Looking for something a little unusual to do with your loved ones? Maybe something outdoors? The Three Rivers Park District offers events ranging from Candlelit Trails to a Victorian Valentine’s Dinner to a Valentine’s Snowshoe Hike to a Lovebirds’ Local Foods Dinner and Sleigh Rides. All their events but one (which is sold out) are happening the weekend before Valentine’s Day, so you could choose off Three River’s menu and do something on the day, if you want to make an extravaganza of the holiday this year.

Three River Parks District is in Hennepin County, so a little bit of a drive from the B&B, but well worth it. Check out the webpage for more information on individual events.

Big Bay Ballroom – Salsa Spice
by Port of San Diego is licensed under CC BY 2.0

Valentine’s Day Dance

“Love is in the air, so join us for a special night of ballroom dancing with The Dancers Studio Family! Includes complimentary glass of champagne at the door, dessert and cash bar throughout the evening.

“FREE Beginning Salsa Class @ 7:00pm

“Both singles and couples welcome!”

$15 per person
Purchase tickets online.

Dancers Studio
415 Pascal St. North, St. Paul, MN 55104

MR2.9 SP3.2qh r8
James J. Hill House, circa 1895, courtesy of the Minnesota Historical Society

Victorian Poetry Slam

“Celebrate Valentine’s Day the old-fashioned way by enjoying classic 19th century poetry in the James J. Hill House drawing room. Actors Craig Johnson, Laura Salveson and Ann Daly, wearing 1890s eveningwear, will perform a wide range of humorous and stirring poems by Dickinson, Poe, Longfellow, Browning and more dealing with love, romance, temperance, sports and war—even poems about James J. Hill! Audience members are also invited to bring a short Victorian poem to read aloud throughout the evening.”

Tue., Feb 14, 2017, 7:00 pm – 8:00 pm
$12/$10 MNHS members

James J. Hill House
240 Summit Ave.
St. Paul, MN 55102
(7 blocks from the B&B.)

lgbt-lobby-day-2006OutFront justFair LGBT Lobby Day 2006 by Tony Webster is licensed under CC BY 2.0

Land of 10,000 Loves

“Historian Stewart Van Cleve blends oral history, archival narrative, newspaper accounts and fascinating illustrations to paint a remarkable picture of Minnesota’s queer history. Van Cleve will present from his book “Land of 10,000 Loves: A History of Queer Minnesota,” which explores the sacrifices, scandals and victories that have affected and continue to affect the lives of queer Minnesotans.

“Stewart Van Cleve is a former assistant curator of the Jean-Nickolaus Tretter Collection in Gay, Lesbian, Bisexual, and Transgender Studies at the University of Minnesota.”

Tue., Feb 14, 2017, 10:30 am – 11:30 am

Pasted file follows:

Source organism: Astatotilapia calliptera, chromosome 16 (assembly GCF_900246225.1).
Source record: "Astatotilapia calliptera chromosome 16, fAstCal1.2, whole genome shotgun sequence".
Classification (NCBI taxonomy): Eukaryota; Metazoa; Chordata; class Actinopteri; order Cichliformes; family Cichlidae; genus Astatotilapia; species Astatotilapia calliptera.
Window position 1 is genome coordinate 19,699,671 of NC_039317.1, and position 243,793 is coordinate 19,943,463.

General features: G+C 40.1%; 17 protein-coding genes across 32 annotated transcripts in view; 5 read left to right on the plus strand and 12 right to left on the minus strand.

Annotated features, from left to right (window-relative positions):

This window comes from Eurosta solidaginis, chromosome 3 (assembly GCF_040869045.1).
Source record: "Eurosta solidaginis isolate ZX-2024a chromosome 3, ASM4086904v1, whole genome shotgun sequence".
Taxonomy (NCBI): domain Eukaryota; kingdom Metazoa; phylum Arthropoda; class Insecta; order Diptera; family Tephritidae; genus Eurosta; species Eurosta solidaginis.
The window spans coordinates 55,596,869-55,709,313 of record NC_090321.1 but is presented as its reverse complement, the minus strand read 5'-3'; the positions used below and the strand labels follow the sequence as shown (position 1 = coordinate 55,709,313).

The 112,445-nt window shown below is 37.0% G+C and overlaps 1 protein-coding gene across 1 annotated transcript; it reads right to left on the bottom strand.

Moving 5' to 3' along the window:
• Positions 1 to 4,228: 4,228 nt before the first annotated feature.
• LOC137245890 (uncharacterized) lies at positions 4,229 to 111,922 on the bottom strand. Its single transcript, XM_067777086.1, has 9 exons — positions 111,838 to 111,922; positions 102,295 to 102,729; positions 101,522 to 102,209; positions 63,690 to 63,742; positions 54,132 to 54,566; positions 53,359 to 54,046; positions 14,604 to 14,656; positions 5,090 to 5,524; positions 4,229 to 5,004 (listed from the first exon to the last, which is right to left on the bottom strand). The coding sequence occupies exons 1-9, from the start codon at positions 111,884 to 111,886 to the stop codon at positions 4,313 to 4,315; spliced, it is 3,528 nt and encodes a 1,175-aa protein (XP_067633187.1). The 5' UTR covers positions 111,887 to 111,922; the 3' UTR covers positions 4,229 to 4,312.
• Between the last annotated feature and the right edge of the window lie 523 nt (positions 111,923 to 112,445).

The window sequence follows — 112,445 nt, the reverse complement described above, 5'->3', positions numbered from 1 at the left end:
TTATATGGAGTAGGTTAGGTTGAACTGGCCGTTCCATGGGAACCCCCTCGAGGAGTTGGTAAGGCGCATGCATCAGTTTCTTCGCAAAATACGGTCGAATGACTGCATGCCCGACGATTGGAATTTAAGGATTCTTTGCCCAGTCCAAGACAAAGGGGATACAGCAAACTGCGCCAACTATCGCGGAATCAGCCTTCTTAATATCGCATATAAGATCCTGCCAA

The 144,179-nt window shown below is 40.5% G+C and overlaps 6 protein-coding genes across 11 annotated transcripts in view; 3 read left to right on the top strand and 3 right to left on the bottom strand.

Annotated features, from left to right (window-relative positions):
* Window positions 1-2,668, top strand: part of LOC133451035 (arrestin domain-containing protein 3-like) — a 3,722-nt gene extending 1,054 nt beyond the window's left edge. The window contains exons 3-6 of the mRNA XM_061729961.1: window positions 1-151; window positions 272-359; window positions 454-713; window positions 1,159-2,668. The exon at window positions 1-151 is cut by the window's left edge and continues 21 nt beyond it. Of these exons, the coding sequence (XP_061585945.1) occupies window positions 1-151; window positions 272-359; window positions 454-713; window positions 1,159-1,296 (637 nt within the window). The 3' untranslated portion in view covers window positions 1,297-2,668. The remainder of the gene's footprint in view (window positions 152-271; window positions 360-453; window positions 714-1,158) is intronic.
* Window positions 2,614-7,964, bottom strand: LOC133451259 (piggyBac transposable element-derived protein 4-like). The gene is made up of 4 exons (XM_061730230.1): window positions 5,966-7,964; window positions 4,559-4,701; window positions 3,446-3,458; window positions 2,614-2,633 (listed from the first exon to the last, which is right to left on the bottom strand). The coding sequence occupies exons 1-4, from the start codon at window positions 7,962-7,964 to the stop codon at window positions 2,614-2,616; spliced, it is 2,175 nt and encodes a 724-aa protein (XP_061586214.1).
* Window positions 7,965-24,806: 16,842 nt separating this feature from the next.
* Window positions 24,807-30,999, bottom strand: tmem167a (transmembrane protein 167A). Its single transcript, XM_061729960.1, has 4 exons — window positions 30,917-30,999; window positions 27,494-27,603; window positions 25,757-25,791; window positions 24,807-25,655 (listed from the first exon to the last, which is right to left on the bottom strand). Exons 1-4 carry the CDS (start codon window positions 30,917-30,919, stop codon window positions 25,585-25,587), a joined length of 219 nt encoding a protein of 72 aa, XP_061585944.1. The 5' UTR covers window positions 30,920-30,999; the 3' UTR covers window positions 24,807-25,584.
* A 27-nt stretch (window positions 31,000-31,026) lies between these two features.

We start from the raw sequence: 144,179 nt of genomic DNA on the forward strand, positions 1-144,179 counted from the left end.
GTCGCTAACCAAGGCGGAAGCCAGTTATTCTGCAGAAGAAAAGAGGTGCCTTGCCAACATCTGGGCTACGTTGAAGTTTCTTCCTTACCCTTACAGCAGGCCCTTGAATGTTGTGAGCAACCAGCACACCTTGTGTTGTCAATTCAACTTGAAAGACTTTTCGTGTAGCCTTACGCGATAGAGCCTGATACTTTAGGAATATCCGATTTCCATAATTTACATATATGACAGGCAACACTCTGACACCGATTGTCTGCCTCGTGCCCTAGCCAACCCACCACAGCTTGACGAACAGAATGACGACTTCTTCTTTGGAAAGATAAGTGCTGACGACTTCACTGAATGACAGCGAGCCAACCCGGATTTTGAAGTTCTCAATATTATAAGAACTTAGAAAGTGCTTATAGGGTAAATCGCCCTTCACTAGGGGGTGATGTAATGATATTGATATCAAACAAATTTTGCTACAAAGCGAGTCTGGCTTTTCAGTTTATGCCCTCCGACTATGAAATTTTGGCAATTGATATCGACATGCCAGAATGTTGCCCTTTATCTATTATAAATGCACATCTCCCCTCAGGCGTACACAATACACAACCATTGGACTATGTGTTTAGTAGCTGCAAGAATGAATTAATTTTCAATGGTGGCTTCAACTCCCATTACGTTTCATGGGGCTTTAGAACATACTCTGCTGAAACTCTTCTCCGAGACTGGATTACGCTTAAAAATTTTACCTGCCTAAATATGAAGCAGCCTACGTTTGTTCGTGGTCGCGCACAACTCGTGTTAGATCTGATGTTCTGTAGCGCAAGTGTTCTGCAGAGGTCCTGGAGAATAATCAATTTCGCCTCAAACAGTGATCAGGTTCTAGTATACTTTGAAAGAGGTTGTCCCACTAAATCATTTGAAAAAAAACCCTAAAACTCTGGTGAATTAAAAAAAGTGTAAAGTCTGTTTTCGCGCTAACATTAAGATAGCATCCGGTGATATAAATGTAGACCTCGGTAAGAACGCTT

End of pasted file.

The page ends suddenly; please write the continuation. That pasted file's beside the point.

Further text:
$5/$3 MNHS members

Minnesota History Center
345 W. Kellogg Blvd.
St. Paul, MN 55102
(1.1 miles from the B&B, and easily busable.)

However you decide to spend Valentine’s Day, have fun, be safe, and celebrate all the love in your life.

Welcome to our Holiday Home

One of the joys of a grand house like the B&B is decorating it for the holidays. It shows off even less-than-elegant ornaments to great effect. Our family has lived in this house since 1978, and we have decades of holidays to look back on and traditions to cherish.


We’ve always put up a plethora of lights around the house; there’s nothing like fairy lights to cheer up winter evenings. In the past we’ve used a mix of of colored and white lights,  but have veered towards mostly white more recently. Another trend has been the introduction of poinsettias and, more recently, greenery.


We’ve also made a habit of stringing lights in the houseplants. The blend of lights and foliage is not only beautiful, but a look that gracefully complements our Victorian home.


Our one nod to more playful lights has traditionally been around the Inglenook mantel. We used to hang Santa lights, but have recently switched to poinsettias, which gleam beautifully on the rich woodwork.


The last concentration of indoor lights is, of course, on the tree.


Decades ago we cut down two 8 or 9 foot trees, one for the front hall and one for the parlor. However, with everyone grown up and moved away, we now purchase a more modest table-top tree that decorates the parlor beautifully, showcases a fine selection of ornaments, and allows plenty of room for our guests.


Also in the parlor is our village, something Katy started collecting after most of the children had moved out of the house. Collecting ceramic houses with seven active children is just asking for trouble, after all.


We added various buildings for about a decade, along with accessories, and the lit up display adds considerable charm.